SANFORD — The bronze plaque stolen from a statue in Sanford and recovered Saturday in a nearby apartment should be back on the monument in a couple of weeks, a city official said Tuesday.
The plaque, which was stolen Aug. 10, was located Saturday by police covered by a bedsheet in Zachary Blier’s apartment at 907 Main St. in Sanford.
Police said an anonymous tip led officers to Blier, 21, who confessed to stealing the plaque.
Blier told police that he and a friend had been drinking at The Green Room, a Sanford nightclub, and climbed on the statue of Thomas Goodall in Central Park when the 100-pound plaque fell off the monument. The two then carried it to the apartment, Blier told police.
Blier was arrested and charged with violating probation and felony theft, which is punishable by up to five years in prison and a $5,000 fine. He made an initial appearance in Springvale District Court on Monday and was still being held Tuesday at the York County Jail on $500 cash bail, said Sanford police Detective Sgt. Matt Jones.
The plaque was one of four on the base of the statue, which was erected in 1917 — 50 years after Goodall moved to Sanford and established textile mills in the city, said Harland Eastman, president of the Sanford-Springvale Historical Society.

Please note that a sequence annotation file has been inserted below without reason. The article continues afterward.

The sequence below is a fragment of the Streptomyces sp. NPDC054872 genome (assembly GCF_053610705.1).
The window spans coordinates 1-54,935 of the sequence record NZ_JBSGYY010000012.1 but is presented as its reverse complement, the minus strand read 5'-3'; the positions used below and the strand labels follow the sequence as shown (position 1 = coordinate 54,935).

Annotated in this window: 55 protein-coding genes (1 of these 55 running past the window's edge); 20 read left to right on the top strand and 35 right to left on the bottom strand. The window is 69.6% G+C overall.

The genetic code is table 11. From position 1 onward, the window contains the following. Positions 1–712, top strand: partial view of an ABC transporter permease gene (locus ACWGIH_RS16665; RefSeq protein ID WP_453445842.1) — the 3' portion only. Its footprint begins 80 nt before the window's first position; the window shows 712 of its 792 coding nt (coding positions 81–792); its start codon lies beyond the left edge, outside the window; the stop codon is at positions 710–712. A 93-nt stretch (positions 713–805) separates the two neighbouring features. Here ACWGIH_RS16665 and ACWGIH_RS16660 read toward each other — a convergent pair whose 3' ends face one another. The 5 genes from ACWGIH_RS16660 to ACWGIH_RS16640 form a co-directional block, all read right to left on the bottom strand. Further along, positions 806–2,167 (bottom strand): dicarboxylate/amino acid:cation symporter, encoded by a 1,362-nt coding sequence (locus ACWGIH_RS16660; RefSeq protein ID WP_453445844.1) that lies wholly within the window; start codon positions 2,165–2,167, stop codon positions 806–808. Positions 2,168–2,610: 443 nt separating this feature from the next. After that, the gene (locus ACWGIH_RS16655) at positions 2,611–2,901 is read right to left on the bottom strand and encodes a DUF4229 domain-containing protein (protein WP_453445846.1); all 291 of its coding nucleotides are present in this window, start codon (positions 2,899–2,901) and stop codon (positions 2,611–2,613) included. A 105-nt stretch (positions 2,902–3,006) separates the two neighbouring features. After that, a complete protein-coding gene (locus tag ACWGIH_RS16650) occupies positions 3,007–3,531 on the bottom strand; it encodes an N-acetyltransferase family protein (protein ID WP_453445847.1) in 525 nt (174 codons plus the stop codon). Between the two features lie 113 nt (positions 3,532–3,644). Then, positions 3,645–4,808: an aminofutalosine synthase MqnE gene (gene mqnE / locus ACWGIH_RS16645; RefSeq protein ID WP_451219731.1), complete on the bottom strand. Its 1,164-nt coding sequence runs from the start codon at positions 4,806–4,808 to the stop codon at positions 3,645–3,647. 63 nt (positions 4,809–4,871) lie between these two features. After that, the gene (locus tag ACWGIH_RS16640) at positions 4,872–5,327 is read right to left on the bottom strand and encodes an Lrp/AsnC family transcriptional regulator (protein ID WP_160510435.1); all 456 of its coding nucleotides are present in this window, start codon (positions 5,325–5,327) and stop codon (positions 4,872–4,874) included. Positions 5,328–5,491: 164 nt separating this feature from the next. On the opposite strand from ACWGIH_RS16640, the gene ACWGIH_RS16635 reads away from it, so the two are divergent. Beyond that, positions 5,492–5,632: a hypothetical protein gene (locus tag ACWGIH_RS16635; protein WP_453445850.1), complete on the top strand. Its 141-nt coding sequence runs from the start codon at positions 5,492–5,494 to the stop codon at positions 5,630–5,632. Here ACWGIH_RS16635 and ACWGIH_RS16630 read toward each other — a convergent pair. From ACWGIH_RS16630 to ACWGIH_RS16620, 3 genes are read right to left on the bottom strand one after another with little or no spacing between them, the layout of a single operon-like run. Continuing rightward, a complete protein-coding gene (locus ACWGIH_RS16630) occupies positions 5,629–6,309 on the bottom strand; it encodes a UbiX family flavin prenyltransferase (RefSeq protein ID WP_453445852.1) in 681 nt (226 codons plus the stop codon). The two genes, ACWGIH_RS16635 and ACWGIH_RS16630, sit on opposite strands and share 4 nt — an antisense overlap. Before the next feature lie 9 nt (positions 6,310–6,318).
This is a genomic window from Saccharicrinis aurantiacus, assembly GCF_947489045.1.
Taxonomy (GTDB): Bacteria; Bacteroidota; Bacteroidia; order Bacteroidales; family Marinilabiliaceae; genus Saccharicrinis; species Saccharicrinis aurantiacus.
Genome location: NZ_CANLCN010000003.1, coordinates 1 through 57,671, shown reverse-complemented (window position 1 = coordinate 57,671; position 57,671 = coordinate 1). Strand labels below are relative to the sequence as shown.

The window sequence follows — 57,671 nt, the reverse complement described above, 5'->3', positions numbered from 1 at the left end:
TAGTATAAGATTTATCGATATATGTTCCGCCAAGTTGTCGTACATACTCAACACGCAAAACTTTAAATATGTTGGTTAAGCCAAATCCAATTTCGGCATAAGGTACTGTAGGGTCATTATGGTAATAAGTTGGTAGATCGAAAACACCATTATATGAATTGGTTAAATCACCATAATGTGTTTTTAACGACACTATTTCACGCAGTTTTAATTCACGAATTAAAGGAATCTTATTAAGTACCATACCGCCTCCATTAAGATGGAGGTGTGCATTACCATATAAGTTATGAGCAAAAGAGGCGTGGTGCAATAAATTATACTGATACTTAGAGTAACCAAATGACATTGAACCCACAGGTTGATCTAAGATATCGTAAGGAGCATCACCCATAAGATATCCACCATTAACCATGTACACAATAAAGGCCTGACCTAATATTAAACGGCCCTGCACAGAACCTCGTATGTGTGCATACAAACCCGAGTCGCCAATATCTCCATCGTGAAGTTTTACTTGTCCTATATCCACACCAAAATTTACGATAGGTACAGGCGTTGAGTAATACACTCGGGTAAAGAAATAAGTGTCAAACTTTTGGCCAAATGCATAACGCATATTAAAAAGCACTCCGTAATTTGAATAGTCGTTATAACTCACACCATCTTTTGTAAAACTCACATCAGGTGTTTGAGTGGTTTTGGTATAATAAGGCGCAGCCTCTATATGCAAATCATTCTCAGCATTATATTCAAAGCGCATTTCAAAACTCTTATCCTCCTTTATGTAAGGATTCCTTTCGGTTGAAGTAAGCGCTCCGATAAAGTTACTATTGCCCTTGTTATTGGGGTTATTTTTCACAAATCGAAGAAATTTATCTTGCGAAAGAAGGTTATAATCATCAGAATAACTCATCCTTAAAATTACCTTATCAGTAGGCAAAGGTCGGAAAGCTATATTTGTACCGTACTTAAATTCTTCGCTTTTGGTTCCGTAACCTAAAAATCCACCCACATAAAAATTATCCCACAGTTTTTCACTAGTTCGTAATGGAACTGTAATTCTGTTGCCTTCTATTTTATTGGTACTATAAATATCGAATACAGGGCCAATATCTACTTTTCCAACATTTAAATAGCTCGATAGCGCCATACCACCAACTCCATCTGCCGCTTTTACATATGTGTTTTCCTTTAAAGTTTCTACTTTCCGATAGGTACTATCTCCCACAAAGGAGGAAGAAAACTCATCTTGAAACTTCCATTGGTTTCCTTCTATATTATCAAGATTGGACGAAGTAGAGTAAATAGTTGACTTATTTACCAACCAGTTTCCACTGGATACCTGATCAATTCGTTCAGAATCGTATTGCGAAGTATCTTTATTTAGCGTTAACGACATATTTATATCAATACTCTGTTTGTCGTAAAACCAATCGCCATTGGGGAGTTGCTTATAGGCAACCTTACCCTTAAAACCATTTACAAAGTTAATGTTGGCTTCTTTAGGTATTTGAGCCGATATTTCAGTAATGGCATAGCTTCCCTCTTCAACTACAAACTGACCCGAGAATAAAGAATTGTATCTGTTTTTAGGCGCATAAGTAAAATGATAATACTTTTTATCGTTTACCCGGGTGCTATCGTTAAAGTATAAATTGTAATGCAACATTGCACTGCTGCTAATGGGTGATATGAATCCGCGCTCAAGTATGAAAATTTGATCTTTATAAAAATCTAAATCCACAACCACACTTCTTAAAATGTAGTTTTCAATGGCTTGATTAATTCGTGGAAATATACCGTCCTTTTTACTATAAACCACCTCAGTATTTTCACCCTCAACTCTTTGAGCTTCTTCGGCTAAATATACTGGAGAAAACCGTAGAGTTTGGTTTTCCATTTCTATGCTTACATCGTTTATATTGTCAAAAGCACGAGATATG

While run by Goodall’s sons, the mills became the first in the country to produce mohair plush, a fabric used for blankets and upholstery, and rising employment led to a population boom, according to Eastman.
Sanford “would not be a city today except for the Goodalls,” he said.
Eastman said the statue, which was originally in Sanford Square and moved to Central Park in 1967, has never been damaged or defaced before.
Marcel Blouin, Sanford’s director of recreation and public property, said the city plans to hire the Sanford company Heritage Memorials to recast decorative coverings for the screws, then remount the plaque.
“Could be two, could be three weeks,” he said.
Heritage Memorials gave the city an estimate of $200 for the work, said Blouin.
The stolen plaque, which commemorates Goodall, would have cost about $4,500 to replace, city officials said Tuesday.
Had Blier sold it for scrap, he would have gotten about $250, said City Councilor Fred Smith, who owns JMS Cleaning and Recycling, which buys scrap metal.
Soon after the plaque went missing, Smith offered a $500 reward for its recovery and the arrest and conviction of the person who stole it, or $300 just to get it back. Smith said if police can confirm that the tipster, whom Jones wouldn’t name, was not also involved in the theft, he will pay the reward.
Smith said he has turned in people who have sold him brass urns and plaques stolen from cemeteries. He’s never gotten the money back for what he bought.
“It’s about doing to the right thing,” he said Tuesday.
Jones said Blier has a prior burglary conviction, but didn’t know why he was on probation when he was arrested Saturday. His next court date has not been scheduled, according to a clerk at York County Superior Court.
Leslie Bridgers can be contacted at: 791-6364 or at